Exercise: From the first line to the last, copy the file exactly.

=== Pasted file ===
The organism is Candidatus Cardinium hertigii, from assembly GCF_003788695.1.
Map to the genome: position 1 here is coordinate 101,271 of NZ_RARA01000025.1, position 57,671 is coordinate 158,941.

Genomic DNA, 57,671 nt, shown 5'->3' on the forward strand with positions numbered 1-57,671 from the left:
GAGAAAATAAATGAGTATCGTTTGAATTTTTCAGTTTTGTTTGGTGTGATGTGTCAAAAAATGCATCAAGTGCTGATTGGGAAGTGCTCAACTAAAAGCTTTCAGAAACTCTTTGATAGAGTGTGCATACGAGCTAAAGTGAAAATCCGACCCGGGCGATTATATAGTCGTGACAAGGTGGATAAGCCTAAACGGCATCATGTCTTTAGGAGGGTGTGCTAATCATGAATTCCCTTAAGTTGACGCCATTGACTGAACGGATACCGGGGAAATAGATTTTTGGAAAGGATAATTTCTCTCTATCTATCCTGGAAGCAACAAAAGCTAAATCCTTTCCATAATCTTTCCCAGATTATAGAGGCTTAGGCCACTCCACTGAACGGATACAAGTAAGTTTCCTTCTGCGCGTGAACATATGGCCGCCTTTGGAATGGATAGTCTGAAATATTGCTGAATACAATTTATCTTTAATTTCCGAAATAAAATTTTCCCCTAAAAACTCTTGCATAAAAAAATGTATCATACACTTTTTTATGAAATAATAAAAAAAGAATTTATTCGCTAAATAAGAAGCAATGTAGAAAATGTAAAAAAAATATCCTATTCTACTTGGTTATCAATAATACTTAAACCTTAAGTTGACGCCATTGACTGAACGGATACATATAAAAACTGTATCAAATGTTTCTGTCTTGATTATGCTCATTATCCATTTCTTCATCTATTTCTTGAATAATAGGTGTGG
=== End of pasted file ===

The organism is Candidatus Cardinium hertigii, from assembly GCF_003788695.1.
Map to the genome: position 1 here is coordinate 101,271 of NZ_RARA01000025.1, position 57,671 is coordinate 158,941.

Genomic DNA, 57,671 nt, shown 5'->3' on the forward strand with positions numbered 1-57,671 from the left:
GAGAAAATAAATGAGTATCGTTTGAATTTTTCAGTTTTGTTTGGTGTGATGTGTCAAAAAATGCATCAAGTGCTGATTGGGAAGTGCTCAACTAAAAGCTTTCAGAAACTCTTTGATAGAGTGTGCATACGAGCTAAAGTGAAAATCCGACCCGGGCGATTATATAGTCGTGACAAGGTGGATAAGCCTAAACGGCATCATGTCTTTAGGAGGGTGTGCTAATCATGAATTCCCTTAAGTTGACGCCATTGACTGAACGGATACCGGGGAAATAGATTTTTGGAAAGGATAATTTCTCTCTATCTATCCTGGAAGCAACAAAAGCTAAATCCTTTCCATAATCTTTCCCAGATTATAGAGGCTTAGGCCACTCCACTGAACGGATACAAGTAAGTTTCCTTCTGCGCGTGAACATATGGCCGCCTTTGGAATGGATAGTCTGAAATATTGCTGAATACAATTTATCTTTAATTTCCGAAATAAAATTTTCCCCTAAAAACTCTTGCATAAAAAAATGTATCATACACTTTTTTATGAAATAATAAAAAAAGAATTTATTCGCTAAATAAGAAGCAATGTAGAAAATGTAAAAAAAATATCCTATTCTACTTGGTTATCAATAATACTTAAACCTTAAGTTGACGCCATTGACTGAACGGATACATATAAAAACTGTATCAAATGTTTCTGTCTTGATTATGCTCATTATCCATTTCTTCATCTATTTCTTGAATAATAGGTGTGG